• Martha (Smith) says:

      Thanks for the link. Very good blog post.

  3. Keith O'Rourke says:

    I have been thinking about this a lot, perhaps even more so when its not a complete stranger.

    For enabling better science, there does seem to be a trade-off between engaging more directly with other statisticians privately (where enabling better science happens downstream) and between engaging more publicly with other statisticians and non-statisticians (where enabling better science or just statistics is more direct and possibly much wider.)

    Erin’s comment “you have criticized simply didn’t understand what you were saying well enough to respond to it” would inform that trade off.

    John Cleese provide some humor on a extreme form of this – google “John Cleese on Stupidity”

    More seriously, it is much subtler in statistics and maybe the public route is needed to help find out what the misunderstandings are and by whom.

    • Ayse Tezcan says:

      John Cleese provide some humor on a extreme form of this – google “John Cleese on Stupidity” :)))))))

    • Erin Jonaitis says:

      I have been thinking about this a lot, perhaps even more so when its not a complete stranger.

      Could you say more about why you think this distinction matters? (I’m not insinuating that it doesn’t, just curious about your instinct that it might.)

      Thanks for the John Cleese laugh :) One painful irony in all this for me is that in trying to understand the replication issue in psychology, we so often reach for explanations in findings borrowed from psychology! — and each time, this small voice in the back of my head says, well yeah, but do we really know that?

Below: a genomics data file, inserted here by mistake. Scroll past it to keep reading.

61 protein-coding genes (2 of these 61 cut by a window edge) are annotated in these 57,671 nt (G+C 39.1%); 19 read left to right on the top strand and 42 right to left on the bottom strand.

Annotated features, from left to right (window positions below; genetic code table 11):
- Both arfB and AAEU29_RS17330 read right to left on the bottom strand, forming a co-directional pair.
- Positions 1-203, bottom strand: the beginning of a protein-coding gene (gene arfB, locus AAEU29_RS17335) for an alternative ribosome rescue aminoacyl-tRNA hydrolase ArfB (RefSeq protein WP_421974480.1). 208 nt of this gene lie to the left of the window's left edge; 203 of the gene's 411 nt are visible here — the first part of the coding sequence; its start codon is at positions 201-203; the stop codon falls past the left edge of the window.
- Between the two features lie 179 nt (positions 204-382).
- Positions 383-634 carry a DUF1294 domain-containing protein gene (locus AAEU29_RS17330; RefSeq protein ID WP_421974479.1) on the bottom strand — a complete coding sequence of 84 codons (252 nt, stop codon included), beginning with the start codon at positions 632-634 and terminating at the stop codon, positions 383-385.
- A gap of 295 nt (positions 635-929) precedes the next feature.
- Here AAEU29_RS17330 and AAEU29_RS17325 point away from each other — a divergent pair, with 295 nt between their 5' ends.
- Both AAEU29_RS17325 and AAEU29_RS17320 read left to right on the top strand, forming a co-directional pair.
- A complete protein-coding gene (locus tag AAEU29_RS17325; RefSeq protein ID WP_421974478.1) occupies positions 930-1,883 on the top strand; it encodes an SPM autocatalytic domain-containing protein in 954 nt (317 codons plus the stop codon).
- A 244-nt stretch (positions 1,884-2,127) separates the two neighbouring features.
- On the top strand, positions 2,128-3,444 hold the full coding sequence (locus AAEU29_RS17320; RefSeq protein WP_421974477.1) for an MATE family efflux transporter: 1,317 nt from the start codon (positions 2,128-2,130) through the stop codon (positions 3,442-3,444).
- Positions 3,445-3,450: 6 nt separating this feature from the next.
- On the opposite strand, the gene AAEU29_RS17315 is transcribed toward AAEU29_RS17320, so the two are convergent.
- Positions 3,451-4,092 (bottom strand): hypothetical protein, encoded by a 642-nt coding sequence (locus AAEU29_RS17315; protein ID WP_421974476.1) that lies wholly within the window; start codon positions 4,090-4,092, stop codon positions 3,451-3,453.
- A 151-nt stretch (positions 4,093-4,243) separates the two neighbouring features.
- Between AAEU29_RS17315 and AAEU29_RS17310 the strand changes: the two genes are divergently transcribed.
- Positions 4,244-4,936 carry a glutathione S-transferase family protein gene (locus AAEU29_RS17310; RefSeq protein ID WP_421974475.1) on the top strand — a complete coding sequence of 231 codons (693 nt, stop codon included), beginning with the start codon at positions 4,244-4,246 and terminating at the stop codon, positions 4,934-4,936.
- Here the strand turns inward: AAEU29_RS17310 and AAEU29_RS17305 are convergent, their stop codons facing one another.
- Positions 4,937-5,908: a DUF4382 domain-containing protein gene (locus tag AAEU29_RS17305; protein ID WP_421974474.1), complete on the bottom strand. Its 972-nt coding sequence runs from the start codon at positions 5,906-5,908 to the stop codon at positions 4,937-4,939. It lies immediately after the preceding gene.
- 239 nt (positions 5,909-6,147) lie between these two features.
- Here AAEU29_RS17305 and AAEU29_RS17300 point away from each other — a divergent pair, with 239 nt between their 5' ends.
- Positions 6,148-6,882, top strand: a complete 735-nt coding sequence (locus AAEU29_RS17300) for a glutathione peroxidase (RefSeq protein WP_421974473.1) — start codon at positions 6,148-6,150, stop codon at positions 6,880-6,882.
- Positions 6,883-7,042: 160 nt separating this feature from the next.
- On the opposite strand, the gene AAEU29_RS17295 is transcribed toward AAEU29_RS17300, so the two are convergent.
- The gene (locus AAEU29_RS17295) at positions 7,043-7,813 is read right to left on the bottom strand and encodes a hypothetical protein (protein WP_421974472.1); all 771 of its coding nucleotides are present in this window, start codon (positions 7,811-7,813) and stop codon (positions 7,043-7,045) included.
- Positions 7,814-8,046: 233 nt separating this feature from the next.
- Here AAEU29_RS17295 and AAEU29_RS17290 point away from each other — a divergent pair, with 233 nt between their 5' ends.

• Erin Jonaitis says:

      I have been thinking about this a lot, perhaps even more so when its not a complete stranger.

      Could you say more about why you think this matters? (I’m not insinuating that it doesn’t, just trying to explore your instinct that it might.)

      Thanks for the John Cleese laugh :) One of the painful ironies for me in the psychology replication crisis is that so often, in seeking to understand it, people reach for explanations borrowed from classic psychology findings! — and this small voice in the back of my head says, okay, but do we really know that?…

      • Martha (Smith) says:

        “this small voice in the back of my head says, okay, but do we really know that?”


        In teaching mathematics (at the college level), one important thing I often said to students was, “How do you know?”, partly in the hope that they would internalize this — that is, form the habit of asking it themselves. (And this was particularly important to do when teaching future teachers, so that they would pick up the habit of asking their future students.)

        • Erin Jonaitis says:

          Well, I mean, not really great? Like, sure, epistemology matters, but I think it’s actually an enormous problem for the discipline that everything in it basically has a steroids-scandal-style asterisk at the end. It would have been better if the epistemology had been closer to right in the first place…

    • Martha (Smith) says:

      “More seriously, it is much subtler in statistics and maybe the public route is needed to help find out what the misunderstandings are and by whom.”


  4. zbicyclist says: